Originally posted on Recruiter.com on August 20, 2013
We’ve been warned about the cost of a bad hire so many times it’s engrained in us. Infographs, articles and tweets about smart hiring are everywhere, but have recruiters taken “being thorough” too far? When is the last time you took a step back and examined your process? What started off as good practice might night now be a time waster. Taking time to ensure that your hiring process is efficient will not only save you time, but it could save you a candidate. When hiring process practices get lengthy, redundant and just plain irrelevant, candidates are likely to opt out. Watch out for these time wasters:
3rd and 4th Round Interviews
As we get hire higher up on the ladder, there is a need to be more thorough; that’s a fact. But when candidates at entry-level positions are coming in for their 5th interview, you’re just wasting time—theirs and yours. Ask yourself why these additional interviews are necessary. All too often companies use the interview process to delay hiring. Don’t string candidates along. You should know who and what you’re looking for before this process started.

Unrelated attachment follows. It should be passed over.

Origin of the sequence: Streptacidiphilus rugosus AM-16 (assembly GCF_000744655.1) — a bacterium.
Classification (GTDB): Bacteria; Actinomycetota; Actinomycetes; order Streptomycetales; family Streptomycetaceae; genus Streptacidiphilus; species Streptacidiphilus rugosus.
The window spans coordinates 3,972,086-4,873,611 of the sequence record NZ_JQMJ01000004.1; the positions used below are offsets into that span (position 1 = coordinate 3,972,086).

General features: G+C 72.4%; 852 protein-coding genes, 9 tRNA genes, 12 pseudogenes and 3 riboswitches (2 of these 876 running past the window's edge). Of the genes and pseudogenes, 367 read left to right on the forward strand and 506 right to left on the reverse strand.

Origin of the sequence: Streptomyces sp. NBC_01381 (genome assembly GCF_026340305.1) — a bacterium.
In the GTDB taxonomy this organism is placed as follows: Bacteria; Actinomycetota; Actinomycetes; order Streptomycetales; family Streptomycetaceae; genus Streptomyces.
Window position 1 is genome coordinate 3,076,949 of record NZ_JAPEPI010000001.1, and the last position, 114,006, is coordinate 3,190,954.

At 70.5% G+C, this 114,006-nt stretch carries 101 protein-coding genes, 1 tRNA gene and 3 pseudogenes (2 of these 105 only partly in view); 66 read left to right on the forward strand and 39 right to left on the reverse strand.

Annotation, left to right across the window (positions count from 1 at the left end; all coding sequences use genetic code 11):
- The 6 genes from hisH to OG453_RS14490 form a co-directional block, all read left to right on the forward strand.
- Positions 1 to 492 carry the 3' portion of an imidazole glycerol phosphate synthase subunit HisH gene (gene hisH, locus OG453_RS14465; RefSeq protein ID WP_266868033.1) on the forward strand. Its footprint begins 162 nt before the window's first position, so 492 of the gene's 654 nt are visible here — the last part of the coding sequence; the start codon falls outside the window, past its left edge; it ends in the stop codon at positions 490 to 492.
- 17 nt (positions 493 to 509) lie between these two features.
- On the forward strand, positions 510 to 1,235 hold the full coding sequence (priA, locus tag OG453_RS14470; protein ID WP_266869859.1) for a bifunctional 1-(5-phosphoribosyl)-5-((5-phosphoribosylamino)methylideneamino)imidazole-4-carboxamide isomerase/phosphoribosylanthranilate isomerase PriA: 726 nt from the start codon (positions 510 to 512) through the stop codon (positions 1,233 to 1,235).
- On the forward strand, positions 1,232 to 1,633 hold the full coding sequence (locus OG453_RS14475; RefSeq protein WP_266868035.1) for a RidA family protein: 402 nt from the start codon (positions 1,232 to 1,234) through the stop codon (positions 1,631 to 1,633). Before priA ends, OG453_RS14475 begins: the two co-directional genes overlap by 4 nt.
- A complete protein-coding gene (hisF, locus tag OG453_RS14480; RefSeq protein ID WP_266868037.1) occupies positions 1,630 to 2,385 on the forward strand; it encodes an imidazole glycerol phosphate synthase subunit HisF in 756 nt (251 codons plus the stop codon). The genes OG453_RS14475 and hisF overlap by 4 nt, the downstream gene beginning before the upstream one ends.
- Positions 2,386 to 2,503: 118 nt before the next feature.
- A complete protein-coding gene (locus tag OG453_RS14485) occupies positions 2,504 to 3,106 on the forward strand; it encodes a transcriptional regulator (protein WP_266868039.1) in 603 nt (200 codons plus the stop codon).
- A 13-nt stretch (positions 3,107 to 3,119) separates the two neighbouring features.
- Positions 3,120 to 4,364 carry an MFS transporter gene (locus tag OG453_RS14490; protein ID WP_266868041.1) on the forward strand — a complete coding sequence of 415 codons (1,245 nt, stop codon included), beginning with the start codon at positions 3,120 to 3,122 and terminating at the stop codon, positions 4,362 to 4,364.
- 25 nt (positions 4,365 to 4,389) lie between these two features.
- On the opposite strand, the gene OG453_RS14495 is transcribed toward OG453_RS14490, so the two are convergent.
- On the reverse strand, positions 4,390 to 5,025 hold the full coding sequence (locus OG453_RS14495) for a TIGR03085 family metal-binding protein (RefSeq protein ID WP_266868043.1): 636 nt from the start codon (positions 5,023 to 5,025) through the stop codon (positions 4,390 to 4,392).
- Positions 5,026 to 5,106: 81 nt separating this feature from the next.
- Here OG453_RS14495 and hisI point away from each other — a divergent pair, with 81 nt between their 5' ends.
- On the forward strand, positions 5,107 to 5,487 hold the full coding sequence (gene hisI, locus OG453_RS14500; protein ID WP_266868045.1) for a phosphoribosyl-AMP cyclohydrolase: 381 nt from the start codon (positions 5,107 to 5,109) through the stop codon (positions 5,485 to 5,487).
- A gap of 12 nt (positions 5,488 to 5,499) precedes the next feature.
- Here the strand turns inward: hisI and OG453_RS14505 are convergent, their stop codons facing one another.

If the reason behind all of these interviews is for different members of the team to take a crack at them, you might want to try group interviews. If group interviews are a bit inquisition-y for you, maybe using video interviewing would be best. Video interviews can be shared and commented on by all members of the hiring team.
Brainteasers (stupid questions)
Take a tip from Google and get rid of the stupid questions. Believe it or not, these “out of the box” questions intended to gauge creative thinking, although terribly misguided, are still common practice for some hiring teams. The right answer to, “How many golf balls can fit in a school bus?” will not get you the right candidate. It will get you candidates who can Google.
Recruiters are often not fully in charge of their hiring process. Their clients make some tests and screening practices mandatory. Giving feedback to the client and getting him/her engaged in the process early on will help snag the right candidate without the person having to name the states in alphabetical order.